Leading Change

The Changer in Danger.

I recently finished reading The Prince, a famous book by sixteenth-century philosopher and polticial scientist, Niccolo Machiavelli. It's a controversial book, criticized as amoral and tyrannical by some, and praised for it's tough pragmatism by others. Machiavelli wrote it to offer young rulers some medieval street wisdom for leading in a rough-and-tumble political world, and pulled no punches in the process.

I certainly can't agree with all of Machiavelli's ideas. But I was struck by one observation toward the end of the book, worth all the others combined. Here it is:

"Let it be noted," wrote Machiavelli, "that there is no more delicate matter to take in hand, nor more dangerous to conduct, nor more doubtful in its success, than to set up as a leader in the introduction of changes. For he who innovates will have for his enemies all those who are well off under the existing order of things, and only lukewarm supporters in those who might be better off under the new."

Now, before we go labeling this as pessimistic and hopeless, remember this: we become effective change leaders when we fully understand how change works, and are fully aware of the costs for all involved. So let's break down his statement and apply it to our efforts to lead change.

Change is dangerous.

Introducing changes is an extremely delicate matter. It is dangerous to try. It is doubtful in its success. Why? Because change guarantees loss for some, while only offering the possibility of gain for others. As influencers, we should never take a change effort lightly. It is certainly possible, but rarely easy. If we fail to understand this, we fall prey to naivety that creates "flavor of the month" initiatives that fail time after time and reinforce cynicism and opposition. This is a hallmark of immature leadership.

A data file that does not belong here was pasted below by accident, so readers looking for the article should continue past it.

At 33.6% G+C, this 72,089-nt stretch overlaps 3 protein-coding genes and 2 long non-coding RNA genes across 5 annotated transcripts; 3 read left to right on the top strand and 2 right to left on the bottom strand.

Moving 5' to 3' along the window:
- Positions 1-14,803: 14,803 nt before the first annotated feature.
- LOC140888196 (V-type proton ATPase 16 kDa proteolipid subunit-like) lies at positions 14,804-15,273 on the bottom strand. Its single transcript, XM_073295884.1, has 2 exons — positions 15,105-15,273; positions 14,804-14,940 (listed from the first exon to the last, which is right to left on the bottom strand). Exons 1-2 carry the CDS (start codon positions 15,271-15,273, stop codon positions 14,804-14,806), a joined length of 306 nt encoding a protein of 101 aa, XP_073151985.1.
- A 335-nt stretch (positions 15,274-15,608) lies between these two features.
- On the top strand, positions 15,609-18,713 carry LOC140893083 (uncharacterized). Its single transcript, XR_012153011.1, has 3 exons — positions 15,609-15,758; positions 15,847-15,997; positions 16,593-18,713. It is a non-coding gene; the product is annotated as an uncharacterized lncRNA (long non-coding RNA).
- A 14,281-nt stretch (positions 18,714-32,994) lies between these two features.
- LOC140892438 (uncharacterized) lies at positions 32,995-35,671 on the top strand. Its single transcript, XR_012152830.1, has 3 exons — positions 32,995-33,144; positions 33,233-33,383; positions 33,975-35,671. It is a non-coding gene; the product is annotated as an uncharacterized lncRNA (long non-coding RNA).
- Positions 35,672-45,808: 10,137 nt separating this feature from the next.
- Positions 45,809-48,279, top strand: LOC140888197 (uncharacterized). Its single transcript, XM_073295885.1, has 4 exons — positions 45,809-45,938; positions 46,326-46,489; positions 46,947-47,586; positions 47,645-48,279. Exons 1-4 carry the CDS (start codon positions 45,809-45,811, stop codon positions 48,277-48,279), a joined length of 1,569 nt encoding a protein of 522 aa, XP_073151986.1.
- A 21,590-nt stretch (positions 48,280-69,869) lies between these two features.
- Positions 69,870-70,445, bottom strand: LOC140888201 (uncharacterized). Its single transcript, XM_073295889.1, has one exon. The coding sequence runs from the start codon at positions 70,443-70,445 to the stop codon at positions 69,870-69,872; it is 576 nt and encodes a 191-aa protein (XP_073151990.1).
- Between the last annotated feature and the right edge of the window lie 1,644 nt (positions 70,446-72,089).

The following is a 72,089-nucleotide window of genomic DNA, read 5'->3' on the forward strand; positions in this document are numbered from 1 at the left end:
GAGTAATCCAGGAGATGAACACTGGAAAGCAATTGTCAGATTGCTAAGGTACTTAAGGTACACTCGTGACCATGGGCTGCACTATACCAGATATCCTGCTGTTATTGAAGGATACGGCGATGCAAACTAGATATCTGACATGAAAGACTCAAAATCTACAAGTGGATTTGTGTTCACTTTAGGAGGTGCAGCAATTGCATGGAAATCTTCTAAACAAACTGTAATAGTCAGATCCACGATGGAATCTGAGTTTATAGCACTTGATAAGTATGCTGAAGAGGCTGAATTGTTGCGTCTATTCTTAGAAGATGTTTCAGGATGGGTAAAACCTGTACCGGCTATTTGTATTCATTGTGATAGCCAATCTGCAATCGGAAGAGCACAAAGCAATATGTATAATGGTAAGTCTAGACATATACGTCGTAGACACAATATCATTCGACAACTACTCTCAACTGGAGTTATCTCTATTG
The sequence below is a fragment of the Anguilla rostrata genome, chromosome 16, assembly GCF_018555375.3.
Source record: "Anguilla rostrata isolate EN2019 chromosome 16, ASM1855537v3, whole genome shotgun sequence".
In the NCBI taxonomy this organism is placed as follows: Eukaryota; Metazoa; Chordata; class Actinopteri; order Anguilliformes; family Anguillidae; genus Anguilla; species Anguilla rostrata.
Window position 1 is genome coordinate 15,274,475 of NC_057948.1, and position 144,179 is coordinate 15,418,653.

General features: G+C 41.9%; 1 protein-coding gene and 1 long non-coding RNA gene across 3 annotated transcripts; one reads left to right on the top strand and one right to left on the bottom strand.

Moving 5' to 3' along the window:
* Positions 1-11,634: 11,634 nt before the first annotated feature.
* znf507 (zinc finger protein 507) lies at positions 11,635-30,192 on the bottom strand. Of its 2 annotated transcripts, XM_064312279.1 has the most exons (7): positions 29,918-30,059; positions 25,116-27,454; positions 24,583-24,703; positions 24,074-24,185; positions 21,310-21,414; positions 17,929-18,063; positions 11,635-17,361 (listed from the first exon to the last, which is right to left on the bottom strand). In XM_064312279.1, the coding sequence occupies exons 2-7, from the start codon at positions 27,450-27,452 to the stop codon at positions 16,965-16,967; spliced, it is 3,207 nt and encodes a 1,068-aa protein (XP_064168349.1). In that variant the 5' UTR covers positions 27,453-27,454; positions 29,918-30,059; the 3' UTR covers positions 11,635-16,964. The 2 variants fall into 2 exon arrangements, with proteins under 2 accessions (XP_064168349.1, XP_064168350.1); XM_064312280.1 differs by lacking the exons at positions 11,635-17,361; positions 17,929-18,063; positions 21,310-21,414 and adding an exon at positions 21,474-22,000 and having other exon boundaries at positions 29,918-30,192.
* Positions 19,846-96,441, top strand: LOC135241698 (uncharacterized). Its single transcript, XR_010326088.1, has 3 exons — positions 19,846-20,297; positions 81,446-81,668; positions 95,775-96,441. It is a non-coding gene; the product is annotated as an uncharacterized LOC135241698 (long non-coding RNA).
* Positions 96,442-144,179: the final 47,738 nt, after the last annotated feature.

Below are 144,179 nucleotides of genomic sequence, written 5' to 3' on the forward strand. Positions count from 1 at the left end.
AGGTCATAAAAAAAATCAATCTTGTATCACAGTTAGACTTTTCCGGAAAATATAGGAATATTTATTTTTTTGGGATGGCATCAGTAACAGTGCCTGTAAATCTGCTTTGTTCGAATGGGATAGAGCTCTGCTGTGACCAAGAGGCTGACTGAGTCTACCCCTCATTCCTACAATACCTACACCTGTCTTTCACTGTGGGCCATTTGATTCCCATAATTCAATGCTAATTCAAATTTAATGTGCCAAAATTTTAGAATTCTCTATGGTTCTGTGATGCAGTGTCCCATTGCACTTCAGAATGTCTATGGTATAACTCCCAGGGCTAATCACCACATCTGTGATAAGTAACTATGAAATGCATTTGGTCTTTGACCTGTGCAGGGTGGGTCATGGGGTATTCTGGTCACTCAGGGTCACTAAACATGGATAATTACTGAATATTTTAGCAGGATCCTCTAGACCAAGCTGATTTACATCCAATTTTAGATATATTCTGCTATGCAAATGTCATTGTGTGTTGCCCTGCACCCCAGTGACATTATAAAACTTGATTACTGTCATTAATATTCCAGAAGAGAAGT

Change guarantees loss for some.

As I wrote in an earlier blog about understanding loss aversion, we hate losing twice as much as we love winning. And as much as we'd like to think otherwise, every change we make requires some sort of loss. We lose out on North every time we drive South. We lose out on the benefits we enjoy today if we choose something different tomorrow. Change will always be opposed from those who like it fine just the way it is. Anyone who perceives themselves to be "well off under the existing order of things," says Machiavelli, will oppose change, directly or indirectly. As a leader, this means you should always expect opposition, and try not to take it personally.

Change offers a chance of good, but no guarantee.

Machiavelli tells us we'll only find "lukewarm supporters for those who might be better off" with any sort of change. They know there's a chance you'll fail. Every time we consider an opportunity or have to make a decision, we calculate the odds it will pay off for us. The sign on the side of the road may say, "I earned $5,000 in one day!" But we don't call the number, because we know the odds are slim to none that it would ever happen. Sure, the five grand payoff is fantastic. But the odds of it actually happening are so low that it's not even worth a phone call. We are naturally wired to calculate this "expected value" in every action we take. Effective leaders understand this. Whatever they think the payoff might be in their minds, they know it is half that or less in the minds of those they're trying to influence.

Changers face dangers. This is because changers create guaranteed loss and only the possibility of gain. When mature leaders understand the dynamics of resistance on the one side and the dynamics of doubt on the other, they can more successfully lead change.

Erik is the author of the personal finance small group and seminar program, Breaking Free: Financial Strategies that Transform Debt into Wealth. Take our free MoneyFinder Quiz to see just how much payoff Breaking Free can create for you!